Adaptations to climate change or adaptive strategies for environmental management are associated to sources of resilience to manage social-ecological systems (SESs), which can be seen as ways of creating capacity to “cope with, adapt to, and shape the system under uncertainty and surprise”, write the authors (p. 1). Such capacity grows and accumulates over time. “Social-ecological memory (SEM), defined as the accumulated experiences and history of ecosystem management collectively held by a community in an SES (…), is described as one such source of resilience to nurture and draw from in adaptive governance of SESs” (p. 1). The literature on resilience “gives two different descriptions of the role of social memories in management. On one hand, it is suggested as a desirable source of renewal, innovation, and reorganization. On the other, it is suggested as an undesirable source of traps, rigidity, inertia, and path dependency” (p. 1).


Olick, J. K., Robbins, J. (1998). Social memory studies: from collective memory to the historical sociology of mnemonic practices. Annu. Rev. Sociol, 24, 105-140.

A wide range of uses of the concept of social memory through the modern history of social sciences is appraised by the authors, who look for central characteristics to make it easier to understand this area of research. However, only with new lines of research it would be possible to determine the contribution of those studies to the understanding of the social dynamics, since so far a “deconstructionist mode” had prevailed, in the sense that a dominant trend was the concern with questioning the hegemony of history over memory. “While the recent period of inquiry into the history and dynamics of social memory seems to have fed this deconstructive mood (and vice versa), we hope that further research will help us resolve some of the conflicts or at least manage them better” (p. 134).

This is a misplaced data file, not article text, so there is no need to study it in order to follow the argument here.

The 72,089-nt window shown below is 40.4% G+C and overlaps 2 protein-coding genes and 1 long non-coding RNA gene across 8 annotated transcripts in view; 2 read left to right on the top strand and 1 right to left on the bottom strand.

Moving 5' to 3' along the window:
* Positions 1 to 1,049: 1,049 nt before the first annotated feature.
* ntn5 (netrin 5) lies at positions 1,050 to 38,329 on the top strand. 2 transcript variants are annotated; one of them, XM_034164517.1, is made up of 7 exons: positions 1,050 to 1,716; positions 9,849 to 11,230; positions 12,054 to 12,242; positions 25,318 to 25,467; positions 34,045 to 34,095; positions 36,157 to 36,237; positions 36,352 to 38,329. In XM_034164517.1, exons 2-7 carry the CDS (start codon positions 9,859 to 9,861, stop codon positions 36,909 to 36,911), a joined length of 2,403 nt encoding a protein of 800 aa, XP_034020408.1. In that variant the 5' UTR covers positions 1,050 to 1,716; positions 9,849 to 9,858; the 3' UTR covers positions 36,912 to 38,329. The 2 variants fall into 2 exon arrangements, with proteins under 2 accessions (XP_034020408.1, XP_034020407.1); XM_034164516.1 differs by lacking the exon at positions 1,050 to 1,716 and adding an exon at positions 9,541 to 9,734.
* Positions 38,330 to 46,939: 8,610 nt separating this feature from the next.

Olick, J. K., Vinitzky-Seroussi, V., Levy, D. (eds.) (2011). The collective memory reader. Oxford: Oxford University Press.

Divided into five parts, this book is a compilation of fundamental texts which serve both as inspiration and guidance to memory studies. “Precursors and classics”, “History, memory, and identity”, “Power, politics, and contestation”, “Media and modes of transmission” and “Memory, justice, and contemporary epoch” offer a wide range of perspectives underpinning a “memory boom” that would have “given rise to varieties of inquiry, including science, scholarship, memoir writing, curatorial work, oral history projects, and the like” (p. 10). The editors “sought to carve out of often richly illustrative and complexly argued texts the central definition, concept, or novel idea that has been, or in our opinion should be, a stimulus to further thought” (p. 63).